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Many websites such as Mercola claim that Himalayan Crystal Salt provide many health benefits over regular sea salt. Is there evidence to back up those claims, that it's healthier?

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  • Sites like that give nutritional medicine a bad name, and the few accurate things he says are unfortunately muddied by association with the rest. I'd recommend naturalmedicines.therapeuticresearch.com if your university or local reference library happens to have a subscription. It provides an evidence based rating of treatments cross-referenced with conditions. – Ben Cannon Apr 11 '16 at 22:09
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Salt is entirely mineral based, so these are the only micro-nutrients of concern.

I could find a few articles containing a spectral analysis of various salts. Here is one for Himalayan pink salt:

http://themeadow.com/pages/minerals-in-himalayan-pink-salt-spectral-analysis

Here is the best comparison I could find, it's mostly just a summary, I couldn't locate the raw data:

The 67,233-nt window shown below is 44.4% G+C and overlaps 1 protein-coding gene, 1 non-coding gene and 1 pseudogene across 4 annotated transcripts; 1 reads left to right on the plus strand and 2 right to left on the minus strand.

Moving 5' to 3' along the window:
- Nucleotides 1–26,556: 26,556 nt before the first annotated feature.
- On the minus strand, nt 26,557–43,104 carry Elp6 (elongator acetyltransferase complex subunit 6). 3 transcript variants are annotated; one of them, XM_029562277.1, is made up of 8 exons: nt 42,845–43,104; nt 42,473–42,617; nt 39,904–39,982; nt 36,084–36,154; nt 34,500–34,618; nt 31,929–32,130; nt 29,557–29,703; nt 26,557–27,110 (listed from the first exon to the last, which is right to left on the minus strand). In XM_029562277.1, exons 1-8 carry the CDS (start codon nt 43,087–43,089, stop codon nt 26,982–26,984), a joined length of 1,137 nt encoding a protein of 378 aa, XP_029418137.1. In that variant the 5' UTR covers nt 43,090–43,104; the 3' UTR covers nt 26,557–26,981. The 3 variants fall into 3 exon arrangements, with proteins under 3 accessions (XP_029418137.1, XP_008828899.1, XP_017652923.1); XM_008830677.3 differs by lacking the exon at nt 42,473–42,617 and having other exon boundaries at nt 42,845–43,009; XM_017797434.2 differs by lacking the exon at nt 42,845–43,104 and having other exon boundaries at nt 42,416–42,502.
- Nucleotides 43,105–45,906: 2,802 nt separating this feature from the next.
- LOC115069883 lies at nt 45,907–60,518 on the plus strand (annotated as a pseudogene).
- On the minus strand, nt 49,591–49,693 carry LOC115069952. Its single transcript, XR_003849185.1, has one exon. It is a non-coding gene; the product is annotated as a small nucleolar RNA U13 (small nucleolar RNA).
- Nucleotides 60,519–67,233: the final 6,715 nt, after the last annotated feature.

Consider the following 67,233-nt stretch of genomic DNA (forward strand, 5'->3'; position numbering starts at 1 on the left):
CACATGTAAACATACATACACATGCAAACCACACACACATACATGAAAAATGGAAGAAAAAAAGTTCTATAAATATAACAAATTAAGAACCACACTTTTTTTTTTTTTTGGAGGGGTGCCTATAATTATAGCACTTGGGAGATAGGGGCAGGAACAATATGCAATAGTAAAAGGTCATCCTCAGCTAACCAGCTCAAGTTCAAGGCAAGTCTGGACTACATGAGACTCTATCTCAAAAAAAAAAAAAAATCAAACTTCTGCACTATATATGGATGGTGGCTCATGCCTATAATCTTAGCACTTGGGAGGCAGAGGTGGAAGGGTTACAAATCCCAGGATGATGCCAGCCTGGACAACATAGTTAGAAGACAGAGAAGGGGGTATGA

http://www.spexcertiprep.com/knowledge-base/files/AppNote_GourmetSalts.pdf

Of note is that while some of the coloured salts may contain higher amounts of essential elements, they also contain higher amounts of harmful elements. Although we're generally talking less than one part per million, so not enough to be of a concern, especially given the small amount you'd ingest. It's this mix of elements which gives the salts their colour.

All of these essential minerals are available in other foods, often in much higher amounts, especially considering the small amount of salt that it's recommended to have in a healthy diet. Perhaps the best salt to use is an iodised salt, especially if your food is coming from areas where levels of iodine in the soil are too low for the adequate intake, although iodised salt is also quite common in bread and some other processed foods now.

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